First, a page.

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French Medical Institute for Children, Afghanistan
Posters & Accepted Abstracts: Clin Pediatr
Introduction: Esophageal atresia (EA) with or without tracheoesophageal fistula (TEF) (EA+TEF) is one of the common
neonatal anomalies often presenting with excessive salivation, and inability to feed or pass a feeding tube into the stomach.
Esophageal atresia/tracheoesophageal fistula (EA/TEF) is a condition resulting from abnormal development before birth of the
tube that carries food from the mouth to the stomach (the esophagus).
Methodology: An analytical retrospective hospital based research study was conducted to accomplish study objectives. Records of 165 newborns that were admitted with EA/TEF and had undergone survey at French Medical Institute for Children (FMIC), Kabul, Afghanistan were reviewed. Data was collected through a self-developed structured questionnaire. Data was analyzed with the help of Statistical Package for Social Sciences version 19.0. Chi-square test of independence was run and P-value was computed to determine an association between factors and outcome of EA/TEF among newborns.
Results: A total of 165 newborns who were admitted with the diagnosis of esophageal atresia with or without tracheoesophageal fistula and undergone surgery were recruited in this study. Most of the study participants (61.21%) were males. Majority of the cases (69.09%) had birth weight of 2 to 3 kg and had type �??C�?� classification of EA+TEF. In terms of their ages at the time of surgery, most of them were aged less than one week during the surgical procedure. Around 31% of the cases had an associated anomaly VACTERL. Around 69% of the cases had survived post-surgery. Most of the cases had developed complication like: stenosis, fistula and recurrence. With regard to length of stay during treatment, around 83% of newborns stayed for more than 10 days. This study has manifested that weight, presence of anomaly VACTERL, and complications after surgery were significantly associated with outcome of surgical procedure among newborns with the diagnosis of EA+TEF admitted to FMIC hospital.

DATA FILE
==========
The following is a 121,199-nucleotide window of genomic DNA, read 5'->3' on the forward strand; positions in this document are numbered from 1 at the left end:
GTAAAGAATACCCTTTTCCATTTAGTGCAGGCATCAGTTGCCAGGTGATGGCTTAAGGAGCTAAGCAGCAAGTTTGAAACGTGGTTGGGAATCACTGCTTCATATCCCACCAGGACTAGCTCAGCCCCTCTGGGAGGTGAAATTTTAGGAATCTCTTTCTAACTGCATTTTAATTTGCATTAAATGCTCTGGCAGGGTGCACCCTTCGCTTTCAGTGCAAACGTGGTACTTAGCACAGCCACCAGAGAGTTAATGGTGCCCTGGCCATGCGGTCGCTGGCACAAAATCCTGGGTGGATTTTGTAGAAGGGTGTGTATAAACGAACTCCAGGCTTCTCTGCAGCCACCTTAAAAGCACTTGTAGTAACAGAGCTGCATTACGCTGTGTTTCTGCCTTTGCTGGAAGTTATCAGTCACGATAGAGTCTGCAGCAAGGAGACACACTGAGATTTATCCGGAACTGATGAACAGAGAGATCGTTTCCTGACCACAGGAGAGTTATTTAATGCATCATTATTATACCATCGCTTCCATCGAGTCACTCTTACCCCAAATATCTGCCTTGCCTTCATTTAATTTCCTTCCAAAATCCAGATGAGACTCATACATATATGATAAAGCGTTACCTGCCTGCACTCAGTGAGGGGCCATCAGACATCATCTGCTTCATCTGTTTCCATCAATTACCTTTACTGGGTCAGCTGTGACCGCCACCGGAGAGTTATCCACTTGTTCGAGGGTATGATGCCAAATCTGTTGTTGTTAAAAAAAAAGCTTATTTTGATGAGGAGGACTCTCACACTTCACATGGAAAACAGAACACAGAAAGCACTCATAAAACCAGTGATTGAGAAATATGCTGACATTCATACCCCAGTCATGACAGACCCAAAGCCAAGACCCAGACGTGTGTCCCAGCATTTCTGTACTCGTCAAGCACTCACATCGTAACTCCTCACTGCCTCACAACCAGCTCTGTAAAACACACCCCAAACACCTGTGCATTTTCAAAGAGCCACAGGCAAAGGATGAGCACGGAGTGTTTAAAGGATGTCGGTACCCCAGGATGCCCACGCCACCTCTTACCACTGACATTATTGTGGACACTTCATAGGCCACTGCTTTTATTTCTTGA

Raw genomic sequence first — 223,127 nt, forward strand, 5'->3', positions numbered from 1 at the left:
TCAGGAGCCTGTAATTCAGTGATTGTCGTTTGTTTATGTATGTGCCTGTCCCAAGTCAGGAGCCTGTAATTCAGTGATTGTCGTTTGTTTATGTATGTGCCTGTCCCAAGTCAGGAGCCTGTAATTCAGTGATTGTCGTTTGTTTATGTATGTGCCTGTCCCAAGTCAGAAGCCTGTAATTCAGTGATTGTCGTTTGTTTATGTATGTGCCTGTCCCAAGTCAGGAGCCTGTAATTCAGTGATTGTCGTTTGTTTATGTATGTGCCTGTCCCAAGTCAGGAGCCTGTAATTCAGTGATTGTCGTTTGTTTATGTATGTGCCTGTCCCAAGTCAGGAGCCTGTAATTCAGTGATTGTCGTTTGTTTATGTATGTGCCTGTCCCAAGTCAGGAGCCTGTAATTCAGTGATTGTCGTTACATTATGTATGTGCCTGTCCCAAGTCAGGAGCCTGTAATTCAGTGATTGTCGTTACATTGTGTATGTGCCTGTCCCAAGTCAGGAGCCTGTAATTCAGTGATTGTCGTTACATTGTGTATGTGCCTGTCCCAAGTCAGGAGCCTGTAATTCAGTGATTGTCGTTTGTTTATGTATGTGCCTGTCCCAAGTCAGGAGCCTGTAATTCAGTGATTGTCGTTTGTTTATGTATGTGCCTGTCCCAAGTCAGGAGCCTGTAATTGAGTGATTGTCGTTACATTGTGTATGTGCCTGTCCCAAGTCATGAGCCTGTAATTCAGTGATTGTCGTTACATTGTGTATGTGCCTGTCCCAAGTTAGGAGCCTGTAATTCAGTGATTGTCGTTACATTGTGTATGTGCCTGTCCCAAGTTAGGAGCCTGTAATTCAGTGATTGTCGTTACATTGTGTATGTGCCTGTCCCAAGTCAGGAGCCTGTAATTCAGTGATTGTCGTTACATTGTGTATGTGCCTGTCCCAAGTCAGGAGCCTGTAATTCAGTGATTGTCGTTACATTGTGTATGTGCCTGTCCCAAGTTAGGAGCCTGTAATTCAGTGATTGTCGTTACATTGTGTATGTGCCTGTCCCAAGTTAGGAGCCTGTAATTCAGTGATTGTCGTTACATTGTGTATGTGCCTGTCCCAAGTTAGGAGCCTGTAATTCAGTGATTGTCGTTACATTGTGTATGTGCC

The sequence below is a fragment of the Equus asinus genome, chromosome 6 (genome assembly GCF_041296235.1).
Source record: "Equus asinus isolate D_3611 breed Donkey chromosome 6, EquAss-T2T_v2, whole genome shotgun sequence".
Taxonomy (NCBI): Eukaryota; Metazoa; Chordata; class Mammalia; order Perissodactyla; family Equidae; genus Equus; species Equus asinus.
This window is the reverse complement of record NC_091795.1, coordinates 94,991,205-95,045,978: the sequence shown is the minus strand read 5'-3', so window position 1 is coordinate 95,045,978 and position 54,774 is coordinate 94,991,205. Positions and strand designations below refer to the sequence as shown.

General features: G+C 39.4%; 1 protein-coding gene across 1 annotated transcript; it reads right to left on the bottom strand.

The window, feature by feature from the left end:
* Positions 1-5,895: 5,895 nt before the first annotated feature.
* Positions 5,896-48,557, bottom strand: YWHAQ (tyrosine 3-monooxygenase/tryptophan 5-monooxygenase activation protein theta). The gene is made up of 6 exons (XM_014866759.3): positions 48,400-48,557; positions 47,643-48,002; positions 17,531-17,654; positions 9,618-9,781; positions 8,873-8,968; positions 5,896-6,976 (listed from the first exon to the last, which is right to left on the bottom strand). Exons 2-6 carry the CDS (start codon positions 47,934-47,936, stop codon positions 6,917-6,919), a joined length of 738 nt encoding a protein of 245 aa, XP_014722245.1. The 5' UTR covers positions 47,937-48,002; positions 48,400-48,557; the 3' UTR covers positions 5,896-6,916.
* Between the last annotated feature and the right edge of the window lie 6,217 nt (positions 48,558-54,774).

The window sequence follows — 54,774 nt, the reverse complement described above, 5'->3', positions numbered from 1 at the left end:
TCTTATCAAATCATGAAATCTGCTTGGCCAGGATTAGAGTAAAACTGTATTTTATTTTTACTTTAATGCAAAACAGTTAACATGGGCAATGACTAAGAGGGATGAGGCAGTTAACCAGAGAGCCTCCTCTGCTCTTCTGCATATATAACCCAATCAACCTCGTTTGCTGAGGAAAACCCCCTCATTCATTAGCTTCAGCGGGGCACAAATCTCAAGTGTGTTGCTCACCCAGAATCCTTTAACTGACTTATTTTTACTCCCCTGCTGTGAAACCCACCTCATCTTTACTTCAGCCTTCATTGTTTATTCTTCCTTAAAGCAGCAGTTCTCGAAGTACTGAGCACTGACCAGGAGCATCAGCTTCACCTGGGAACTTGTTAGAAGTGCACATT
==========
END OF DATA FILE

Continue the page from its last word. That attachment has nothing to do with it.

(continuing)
Conclusion: The condition of EA+TEF is quite prevalent among newborns in Afghanistan. Weight of newborn, presence of anomaly VACETRL and complication were found as significant determinants of outcomes of surgery for newborns with EA+TEF. It is important to design interventions which could help in improving the outcomes of surgery and reduce the risk of mortality among newborns. The high incidence of low birth weight, delayed diagnosis, poor referral and lack of advanced neonatological back up are important contributory factors to poor outcome.